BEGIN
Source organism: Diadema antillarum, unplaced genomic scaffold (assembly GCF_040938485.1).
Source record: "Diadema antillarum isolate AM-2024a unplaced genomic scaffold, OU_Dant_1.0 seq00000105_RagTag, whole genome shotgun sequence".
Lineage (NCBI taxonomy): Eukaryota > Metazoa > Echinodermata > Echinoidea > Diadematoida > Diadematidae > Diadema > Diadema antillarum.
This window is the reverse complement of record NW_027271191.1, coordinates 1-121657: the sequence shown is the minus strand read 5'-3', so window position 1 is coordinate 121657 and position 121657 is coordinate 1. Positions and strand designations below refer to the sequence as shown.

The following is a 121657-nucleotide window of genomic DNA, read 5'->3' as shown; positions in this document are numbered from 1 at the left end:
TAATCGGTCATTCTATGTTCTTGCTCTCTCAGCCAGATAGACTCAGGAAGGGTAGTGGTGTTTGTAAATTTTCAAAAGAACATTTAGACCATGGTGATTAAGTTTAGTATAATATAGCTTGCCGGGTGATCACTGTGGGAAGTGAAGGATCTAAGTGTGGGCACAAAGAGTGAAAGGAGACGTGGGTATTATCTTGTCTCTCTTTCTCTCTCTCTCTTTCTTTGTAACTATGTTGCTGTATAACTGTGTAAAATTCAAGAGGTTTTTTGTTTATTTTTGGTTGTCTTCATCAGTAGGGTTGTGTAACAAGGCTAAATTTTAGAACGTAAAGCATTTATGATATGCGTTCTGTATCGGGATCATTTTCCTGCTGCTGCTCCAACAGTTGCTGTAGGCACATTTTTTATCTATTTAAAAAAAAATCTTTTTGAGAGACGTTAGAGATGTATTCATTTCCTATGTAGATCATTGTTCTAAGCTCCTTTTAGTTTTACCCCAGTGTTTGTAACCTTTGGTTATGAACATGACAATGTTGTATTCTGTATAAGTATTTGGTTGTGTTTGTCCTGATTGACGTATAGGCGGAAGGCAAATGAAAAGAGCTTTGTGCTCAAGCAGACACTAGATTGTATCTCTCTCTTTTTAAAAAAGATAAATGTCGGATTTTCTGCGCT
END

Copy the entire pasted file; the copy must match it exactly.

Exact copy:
Source organism: Diadema antillarum, unplaced genomic scaffold (assembly GCF_040938485.1).
Source record: "Diadema antillarum isolate AM-2024a unplaced genomic scaffold, OU_Dant_1.0 seq00000105_RagTag, whole genome shotgun sequence".
Lineage (NCBI taxonomy): Eukaryota > Metazoa > Echinodermata > Echinoidea > Diadematoida > Diadematidae > Diadema > Diadema antillarum.
This window is the reverse complement of record NW_027271191.1, coordinates 1-121657: the sequence shown is the minus strand read 5'-3', so window position 1 is coordinate 121657 and position 121657 is coordinate 1. Positions and strand designations below refer to the sequence as shown.

The following is a 121657-nucleotide window of genomic DNA, read 5'->3' as shown; positions in this document are numbered from 1 at the left end:
TAATCGGTCATTCTATGTTCTTGCTCTCTCAGCCAGATAGACTCAGGAAGGGTAGTGGTGTTTGTAAATTTTCAAAAGAACATTTAGACCATGGTGATTAAGTTTAGTATAATATAGCTTGCCGGGTGATCACTGTGGGAAGTGAAGGATCTAAGTGTGGGCACAAAGAGTGAAAGGAGACGTGGGTATTATCTTGTCTCTCTTTCTCTCTCTCTCTTTCTTTGTAACTATGTTGCTGTATAACTGTGTAAAATTCAAGAGGTTTTTTGTTTATTTTTGGTTGTCTTCATCAGTAGGGTTGTGTAACAAGGCTAAATTTTAGAACGTAAAGCATTTATGATATGCGTTCTGTATCGGGATCATTTTCCTGCTGCTGCTCCAACAGTTGCTGTAGGCACATTTTTTATCTATTTAAAAAAAAATCTTTTTGAGAGACGTTAGAGATGTATTCATTTCCTATGTAGATCATTGTTCTAAGCTCCTTTTAGTTTTACCCCAGTGTTTGTAACCTTTGGTTATGAACATGACAATGTTGTATTCTGTATAAGTATTTGGTTGTGTTTGTCCTGATTGACGTATAGGCGGAAGGCAAATGAAAAGAGCTTTGTGCTCAAGCAGACACTAGATTGTATCTCTCTCTTTTTAAAAAAGATAAATGTCGGATTTTCTGCGCT